Fujita Could Take the Stand in His Murder Trial
Wayland man Nathaniel Fujita is facing first-degree murder charges in the death of Lauren Astley, his ex-girlfriend and high school classmate.
The 93-name witness list in the trial of Nathaniel Fujita does not include the defendant's name, but that doesn't mean he won't testify.
According to defense attorney William Sullivan, the decision as to whether his client will testify in his own first-degree murder trial "has not been made yet."
Fujita is accused of killing his ex-girlfriend and Wayland High School classmate Lauren Astley on July 3, 2011, and dumping her body in a Wayland marsh.
During opening statements on Wednesday, both the prosecution and defense agreed on a key fact: Fujita, then 18, killed 18-year-old Astley.
According to Sullivan, however, the questions the jury must now ask are more nuanced.
"Why did this horrific thing happen and how?" Sullivan said to the jury during his opening statements. "How does Nathaniel Fujita in the fall of 2011 …. big man on campus … dating one of the most popular girls in school … How does it go from there in the space of one school year to the summer of 2011, where Nathaniel by the middle of June is basically withdrawn from all of his friends, not seeing anybody but his family.
"Then on July 3, killing really the one person outside of his family who has shown any concern for him."
As both sides presented their opening arguments Wednesday, Fujita, now 20, sat at his lawyers' table dressed in a black suit and blue shirt. Though his back was to the courtroom gallery, he appeared to dab his eyes periodically.
Fujita's parents, Tomo and Beth Fujita, sat behind their son in the front of the courtroom and opposite Lauren Astley's parents, Malcolm Astley and Mary Dunne.
"The doctor will give you an opinion that he was not criminally responsible," Sullivan told jurors.
But Prosecutor Lisa McGovern said it was Fujita's "wounded ego" that led to him "coldly and cruelly" killing the ex-girlfriend who had broken up with him a final time just weeks before the murder.
The prosecutor outlined a timeline of events that had Astley coming to Fujita's house around 7 p.m. on July 3, just after getting off work from the Natick Mall. According to McGovern, Fujita strangled and stabbed Astley multiple times before loading her body in his car, driving five miles north, and carrying her body 36 feet into a marsh, where he left her in the thick vegetation.
McGovern repeatedly urged jurors to ask themselves, "What was he thinking?" as they hear evidence of Fujita's actions on the day of the murder.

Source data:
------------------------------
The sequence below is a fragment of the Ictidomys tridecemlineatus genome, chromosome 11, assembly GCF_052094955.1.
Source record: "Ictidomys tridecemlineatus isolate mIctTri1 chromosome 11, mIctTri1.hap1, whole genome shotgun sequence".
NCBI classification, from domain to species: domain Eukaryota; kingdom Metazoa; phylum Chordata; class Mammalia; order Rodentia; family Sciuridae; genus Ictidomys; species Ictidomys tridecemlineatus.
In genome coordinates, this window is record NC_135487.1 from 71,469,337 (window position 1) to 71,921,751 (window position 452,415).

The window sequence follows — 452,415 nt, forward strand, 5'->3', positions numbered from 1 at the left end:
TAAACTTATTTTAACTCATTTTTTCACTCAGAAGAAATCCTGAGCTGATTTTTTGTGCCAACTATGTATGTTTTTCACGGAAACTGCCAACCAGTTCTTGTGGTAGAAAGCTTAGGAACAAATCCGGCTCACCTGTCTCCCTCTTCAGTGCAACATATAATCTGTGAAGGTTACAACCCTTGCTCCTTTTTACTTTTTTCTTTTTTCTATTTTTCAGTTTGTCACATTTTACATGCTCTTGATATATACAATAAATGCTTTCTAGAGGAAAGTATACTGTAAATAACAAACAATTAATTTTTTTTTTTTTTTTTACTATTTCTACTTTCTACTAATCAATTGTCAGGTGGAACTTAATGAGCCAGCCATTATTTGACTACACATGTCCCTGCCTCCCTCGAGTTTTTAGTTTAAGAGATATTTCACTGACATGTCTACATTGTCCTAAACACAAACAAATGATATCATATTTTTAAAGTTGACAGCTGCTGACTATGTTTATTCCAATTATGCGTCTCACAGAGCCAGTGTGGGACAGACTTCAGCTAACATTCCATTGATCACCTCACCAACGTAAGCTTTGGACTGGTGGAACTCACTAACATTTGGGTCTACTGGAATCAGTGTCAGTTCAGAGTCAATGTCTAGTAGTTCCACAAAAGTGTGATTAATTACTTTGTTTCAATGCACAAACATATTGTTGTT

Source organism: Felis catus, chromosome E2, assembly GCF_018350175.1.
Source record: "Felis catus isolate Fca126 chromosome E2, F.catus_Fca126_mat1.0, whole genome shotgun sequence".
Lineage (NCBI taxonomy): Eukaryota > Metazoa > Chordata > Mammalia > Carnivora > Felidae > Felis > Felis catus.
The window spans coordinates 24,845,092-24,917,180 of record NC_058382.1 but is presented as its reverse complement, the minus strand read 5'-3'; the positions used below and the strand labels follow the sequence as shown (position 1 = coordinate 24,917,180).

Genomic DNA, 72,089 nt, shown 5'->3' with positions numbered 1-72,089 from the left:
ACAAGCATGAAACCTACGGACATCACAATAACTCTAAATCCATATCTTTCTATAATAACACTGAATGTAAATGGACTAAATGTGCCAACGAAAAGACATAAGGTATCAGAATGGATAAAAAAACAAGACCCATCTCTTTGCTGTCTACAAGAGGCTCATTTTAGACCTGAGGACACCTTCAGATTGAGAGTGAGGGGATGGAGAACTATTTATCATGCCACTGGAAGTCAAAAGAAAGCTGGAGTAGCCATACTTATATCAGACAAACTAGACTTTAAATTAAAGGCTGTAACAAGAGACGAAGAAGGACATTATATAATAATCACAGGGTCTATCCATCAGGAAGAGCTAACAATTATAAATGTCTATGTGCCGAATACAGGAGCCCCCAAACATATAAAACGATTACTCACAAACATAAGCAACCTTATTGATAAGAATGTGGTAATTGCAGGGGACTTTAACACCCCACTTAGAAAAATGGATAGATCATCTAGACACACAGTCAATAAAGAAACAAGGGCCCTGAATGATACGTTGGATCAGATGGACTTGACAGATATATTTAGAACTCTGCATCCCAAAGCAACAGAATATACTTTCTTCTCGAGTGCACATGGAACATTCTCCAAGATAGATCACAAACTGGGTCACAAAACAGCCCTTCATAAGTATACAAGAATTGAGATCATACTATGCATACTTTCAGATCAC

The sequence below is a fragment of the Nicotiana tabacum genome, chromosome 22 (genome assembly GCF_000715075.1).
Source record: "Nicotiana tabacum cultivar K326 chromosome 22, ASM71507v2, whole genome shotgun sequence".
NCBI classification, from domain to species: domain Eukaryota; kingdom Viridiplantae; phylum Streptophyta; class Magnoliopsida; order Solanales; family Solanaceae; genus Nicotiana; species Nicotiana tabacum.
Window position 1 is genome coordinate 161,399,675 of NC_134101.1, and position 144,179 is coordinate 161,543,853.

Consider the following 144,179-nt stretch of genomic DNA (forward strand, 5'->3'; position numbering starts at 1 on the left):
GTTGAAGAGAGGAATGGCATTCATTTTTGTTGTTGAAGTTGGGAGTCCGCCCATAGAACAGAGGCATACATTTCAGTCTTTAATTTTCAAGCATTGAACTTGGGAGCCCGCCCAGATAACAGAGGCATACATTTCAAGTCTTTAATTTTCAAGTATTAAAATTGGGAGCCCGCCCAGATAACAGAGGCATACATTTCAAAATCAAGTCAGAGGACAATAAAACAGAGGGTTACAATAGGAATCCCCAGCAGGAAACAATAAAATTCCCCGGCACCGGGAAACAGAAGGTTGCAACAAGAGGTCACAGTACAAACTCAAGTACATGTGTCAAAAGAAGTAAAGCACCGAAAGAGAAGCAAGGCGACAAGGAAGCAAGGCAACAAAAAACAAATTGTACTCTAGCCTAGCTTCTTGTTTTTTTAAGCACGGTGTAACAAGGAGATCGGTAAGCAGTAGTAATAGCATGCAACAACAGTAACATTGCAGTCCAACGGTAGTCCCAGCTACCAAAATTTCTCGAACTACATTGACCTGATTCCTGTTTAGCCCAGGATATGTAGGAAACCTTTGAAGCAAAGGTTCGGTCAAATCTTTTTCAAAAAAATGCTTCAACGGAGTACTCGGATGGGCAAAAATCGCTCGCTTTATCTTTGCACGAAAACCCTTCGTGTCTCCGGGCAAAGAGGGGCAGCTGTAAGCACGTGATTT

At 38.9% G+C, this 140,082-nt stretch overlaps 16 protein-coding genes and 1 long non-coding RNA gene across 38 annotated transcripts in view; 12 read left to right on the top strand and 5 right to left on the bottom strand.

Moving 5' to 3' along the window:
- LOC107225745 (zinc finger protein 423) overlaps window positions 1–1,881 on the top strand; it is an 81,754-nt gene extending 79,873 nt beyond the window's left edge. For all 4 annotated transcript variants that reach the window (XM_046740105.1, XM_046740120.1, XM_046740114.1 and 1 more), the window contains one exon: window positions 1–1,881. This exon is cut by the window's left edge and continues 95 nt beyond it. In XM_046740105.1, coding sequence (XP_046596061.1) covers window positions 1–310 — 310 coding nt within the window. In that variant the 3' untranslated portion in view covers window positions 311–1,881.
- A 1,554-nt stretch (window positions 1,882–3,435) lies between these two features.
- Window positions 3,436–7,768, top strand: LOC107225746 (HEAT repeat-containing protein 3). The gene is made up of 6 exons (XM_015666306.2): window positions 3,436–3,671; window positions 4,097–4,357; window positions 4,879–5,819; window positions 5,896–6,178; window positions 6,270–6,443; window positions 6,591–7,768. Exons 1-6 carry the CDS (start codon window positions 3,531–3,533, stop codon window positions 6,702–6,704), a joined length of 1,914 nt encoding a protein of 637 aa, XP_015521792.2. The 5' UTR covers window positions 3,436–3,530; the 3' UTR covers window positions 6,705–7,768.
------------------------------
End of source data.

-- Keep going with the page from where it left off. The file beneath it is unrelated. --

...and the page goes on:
In particular, McGovern said that a cyber expert will tell the jury that in the late night hours after the murder, Fujita's computer shows that he conducted a Google search for the phrase, "Does water erase fingerprints?"
McGovern warned jurors that the trial would take time due to the abundance of evidence to present. She also cautioned that some of the evidence will be "disturbing."
"Lauren Astley's death was immeasurably tragic," McGovern said. "But the evidence will show her death was not a tragedy, it was a crime. The killing committed by this man was the result of this man's actions, actions that were purposeful and deliberate."
|See the Trial Live Blog for a recap of the first day's witnesses: Wayland Police Officer Seanna Lombardo; Priscilla Antion, the cyclist who found Astley's body on July 4, 2011; and State Trooper Scott MacKenzie, a member of the water rescue team that recovered Astley's body. Court adjourned for the day before MacKenzie's testimony had been completed.|
After the day's proceedings concluded at 1 p.m., George Mattingly, a spokesman for the Fujita family, said the trial was a "surreal experience."
Mattingly said the family had spoken with Sullivan over the course of many months about the defense he would argue -- namely that Fujita was not criminally responsible for the murder due to a mental illness.
"This is a situation where the family has conferred with Bill Sullivan and his judgement is what we're relying on," Mattingly explained.
Mattingly said that he doesn't know how Fujita himself is handling the trial, though he expected to meet with him Wednesday afternoon. He said Fujita "doesn't like to talk about himself much."
The trial is scheduled to resume Thursday at 9 a.m.